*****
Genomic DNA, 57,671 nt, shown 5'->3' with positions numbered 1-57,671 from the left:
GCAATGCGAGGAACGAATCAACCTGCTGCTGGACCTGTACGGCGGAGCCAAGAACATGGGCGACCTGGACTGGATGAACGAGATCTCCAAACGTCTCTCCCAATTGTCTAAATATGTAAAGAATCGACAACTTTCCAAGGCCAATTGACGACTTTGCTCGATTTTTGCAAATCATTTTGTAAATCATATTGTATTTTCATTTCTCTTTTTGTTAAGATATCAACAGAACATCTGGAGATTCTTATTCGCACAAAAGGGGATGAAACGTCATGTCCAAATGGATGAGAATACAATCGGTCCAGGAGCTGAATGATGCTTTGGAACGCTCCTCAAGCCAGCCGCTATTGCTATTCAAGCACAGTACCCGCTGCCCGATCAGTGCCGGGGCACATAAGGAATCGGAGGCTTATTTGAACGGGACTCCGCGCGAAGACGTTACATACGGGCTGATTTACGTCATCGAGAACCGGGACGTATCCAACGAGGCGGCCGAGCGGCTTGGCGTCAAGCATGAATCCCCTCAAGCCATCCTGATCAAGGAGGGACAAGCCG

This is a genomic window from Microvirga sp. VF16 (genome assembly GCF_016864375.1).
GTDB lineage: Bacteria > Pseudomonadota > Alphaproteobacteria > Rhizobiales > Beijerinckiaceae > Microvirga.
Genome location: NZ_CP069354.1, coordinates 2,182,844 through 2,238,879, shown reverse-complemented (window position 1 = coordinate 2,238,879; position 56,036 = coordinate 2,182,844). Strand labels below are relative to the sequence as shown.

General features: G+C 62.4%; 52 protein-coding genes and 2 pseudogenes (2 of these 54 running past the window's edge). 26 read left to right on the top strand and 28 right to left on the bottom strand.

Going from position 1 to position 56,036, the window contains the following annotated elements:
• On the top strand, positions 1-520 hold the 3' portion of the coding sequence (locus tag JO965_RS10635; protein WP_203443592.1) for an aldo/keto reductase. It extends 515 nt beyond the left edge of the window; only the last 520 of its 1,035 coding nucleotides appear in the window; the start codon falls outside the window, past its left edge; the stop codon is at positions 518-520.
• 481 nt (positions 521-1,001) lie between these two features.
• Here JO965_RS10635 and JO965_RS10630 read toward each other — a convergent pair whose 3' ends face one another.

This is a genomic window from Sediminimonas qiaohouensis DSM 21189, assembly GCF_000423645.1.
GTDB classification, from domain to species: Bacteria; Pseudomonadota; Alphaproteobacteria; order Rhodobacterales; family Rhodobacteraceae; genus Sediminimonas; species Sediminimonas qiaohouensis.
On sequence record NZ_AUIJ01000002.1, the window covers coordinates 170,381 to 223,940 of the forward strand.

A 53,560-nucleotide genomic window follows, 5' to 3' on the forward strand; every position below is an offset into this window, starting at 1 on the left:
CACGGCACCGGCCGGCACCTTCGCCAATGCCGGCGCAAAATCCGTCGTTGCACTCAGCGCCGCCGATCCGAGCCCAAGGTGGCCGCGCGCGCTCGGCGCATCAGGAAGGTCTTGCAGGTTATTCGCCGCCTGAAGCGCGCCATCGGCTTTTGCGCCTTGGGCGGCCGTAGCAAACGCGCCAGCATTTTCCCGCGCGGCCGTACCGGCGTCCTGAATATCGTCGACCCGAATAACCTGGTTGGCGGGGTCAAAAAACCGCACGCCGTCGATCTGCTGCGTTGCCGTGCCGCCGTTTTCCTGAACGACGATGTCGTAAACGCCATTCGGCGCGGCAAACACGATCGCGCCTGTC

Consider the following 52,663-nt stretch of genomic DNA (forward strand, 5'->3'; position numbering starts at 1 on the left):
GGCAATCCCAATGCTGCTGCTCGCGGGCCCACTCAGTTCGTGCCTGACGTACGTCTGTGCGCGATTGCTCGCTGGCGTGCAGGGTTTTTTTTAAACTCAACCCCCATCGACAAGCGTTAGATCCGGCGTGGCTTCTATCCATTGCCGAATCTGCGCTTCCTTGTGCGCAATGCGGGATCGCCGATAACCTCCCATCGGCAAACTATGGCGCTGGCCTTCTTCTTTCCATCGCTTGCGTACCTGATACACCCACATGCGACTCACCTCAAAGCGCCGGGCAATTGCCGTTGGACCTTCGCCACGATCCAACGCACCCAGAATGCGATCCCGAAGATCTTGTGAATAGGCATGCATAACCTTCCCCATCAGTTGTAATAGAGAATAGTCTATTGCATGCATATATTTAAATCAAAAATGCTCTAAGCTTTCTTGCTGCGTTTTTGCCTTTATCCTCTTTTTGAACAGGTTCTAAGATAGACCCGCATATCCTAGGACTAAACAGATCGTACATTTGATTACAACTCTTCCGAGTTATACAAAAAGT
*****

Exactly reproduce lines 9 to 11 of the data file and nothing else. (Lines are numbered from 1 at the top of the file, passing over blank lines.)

• 481 nt (positions 521-1,001) lie between these two features.
• Here JO965_RS10635 and JO965_RS10630 read toward each other — a convergent pair whose 3' ends face one another.

This is a genomic window from Sediminimonas qiaohouensis DSM 21189, assembly GCF_000423645.1.